Of course, you don’t need to build a dictionary every time. For example, you could reuse the English language dictionary for text written in English. This dictionary could be created by counting letter frequencies in thousands of books written in English. In this example, we used the frequency of the letters in the sentence we wanted to compress. In practice, we would use a different probability model. Instead of letters, we could have used words or fragments of words. Imagine using a short code for “the”, a popular determiner.

Compressing “hello” with variable coding. The probability model is built on the letters frequencies in *The Waste Land* by T.S. Eliot.

Could we compress our phrase “i ate an apple” even further? How do we know if we did our best?

Shannon’s entropy is a measure of information in data. It links probabilities with information.

The formula to calculate Shannon’s entropy is relatively short. It takes into input the probabilities of each symbol or event.

```
from math import log2
def entropy(probabilities: list[float]) -> float:
return -sum([p * log2(p) for p in probabilities])
```

Let’s understand how it works by using a simple example; a coin.

```
>>> entropy([0.5, 0.5])
>>> 1.0
```

The entropy of a fair coin is 1.0. There is a fifty-fifty chance that you will land on a head or a tail. Shannon’s entropy tells us we need a least 1 bit to describe the results of a coin toss.

The entropy of a rigged coin (90% chance of getting a tail) is 0.46. We need less than a bit to describe the result of a toss. This is because most of the time, we know the answer.

```
>>> entropy([0.1, 0.9])
>>> 0.4689955935892812
```

When is entropy equal to zero? It’s when there is absolute certainty. A tricked coin that always lands on heads has zero entropy.

```
>>> entropy([0.0001, 0.9999])
>>> 0.0014730335283281598
```

Those examples show us how Shannon’s entropy measures randomness in data. Entropy helps answer a question: how much information is in a message? A rigged coin has low entropy and does not convey much information; we always know the result of a toss.

Measuring entropy has many applications.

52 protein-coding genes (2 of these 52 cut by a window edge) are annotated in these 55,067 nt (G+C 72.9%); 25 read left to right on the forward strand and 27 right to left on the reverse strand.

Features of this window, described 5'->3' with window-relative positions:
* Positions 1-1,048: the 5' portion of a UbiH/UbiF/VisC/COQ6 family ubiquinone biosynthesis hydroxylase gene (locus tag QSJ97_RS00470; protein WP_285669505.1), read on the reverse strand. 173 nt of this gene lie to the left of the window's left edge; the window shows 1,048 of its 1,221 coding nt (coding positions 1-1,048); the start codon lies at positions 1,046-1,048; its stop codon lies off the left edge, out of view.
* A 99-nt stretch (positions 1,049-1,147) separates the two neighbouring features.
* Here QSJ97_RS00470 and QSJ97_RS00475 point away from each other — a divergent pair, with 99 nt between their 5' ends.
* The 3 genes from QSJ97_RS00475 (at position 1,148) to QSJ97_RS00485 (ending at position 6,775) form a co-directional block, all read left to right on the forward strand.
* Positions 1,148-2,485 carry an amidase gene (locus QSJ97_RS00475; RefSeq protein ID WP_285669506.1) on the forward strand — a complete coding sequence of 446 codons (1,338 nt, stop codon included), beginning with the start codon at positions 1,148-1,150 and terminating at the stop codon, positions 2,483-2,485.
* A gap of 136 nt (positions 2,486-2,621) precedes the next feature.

For example, entropy helps decides whether your password is strong enough.
A password made of random letters is stronger than a password that can be easily guessed or that display a pattern.
The higher the entropy of your password, the harder it is to break ^{1}.

If we calculate the entropy of our sentence “i ate an apple” we get the number: 2.81.

```
>>> probs = {'i': 0.07, ' ': 0.21, 'a': 0.21, 't': 0.07, 'e': 0.14, 'n': 0.07, 'p': 0.14, 'l': 0.07}
>>> entropy(probs.values())
>>> 2.814086992059893
```

This tells us that, in theory, we need a minimum of 2.8 bits to represent this sentence in binary. Therefore, the minimum theoretical weight of this sentence in binary is 14 * 2.81 = 39.34 bits. Remember the previous results; we managed to compress this sentence from 70 bits to 40 bits which is very close to the theoretical limit. Our compression scheme was effective!

We discovered that to compress data, we need repetitions and patterns. Entropy being a measure of randomness, we can intuitively say that:

- A low entropy data will compress well
- A high entropy data will not compress well

An image with random pixels will not compress well. An image displaying a pattern will compress well.

The entropy of a given sequence of symbols gives us a lower bound on the average number of bits required to encode the symbols. Entropy will tell you, in theory, how much you can compress a given data. Not every compression algorithms are equal and will let you compress to that theoretical limit.

- Random pixels don’t compress.
- Pictures with a skewed distribution of pixel values compress well.
- The last image is compressed by RLE first and then Huffman coded.

You compress data essentially by looking for repeated patterns and predictability. We studied two basic compression algorithms that led us to talk about Shannon’s information theory and entropy. To continue, LZW is another interesting lossless compression algorithm. And there is more to learn; lossy compression algorithms are even more complex and fascinating.

Can you compress compressed data? Compression increases the entropy of data. A highly compressed data has a high entropy similar to a random source. This is because compression removes redundancy, repetitions and patterns. So no, zipping a zip file will never make the data smaller.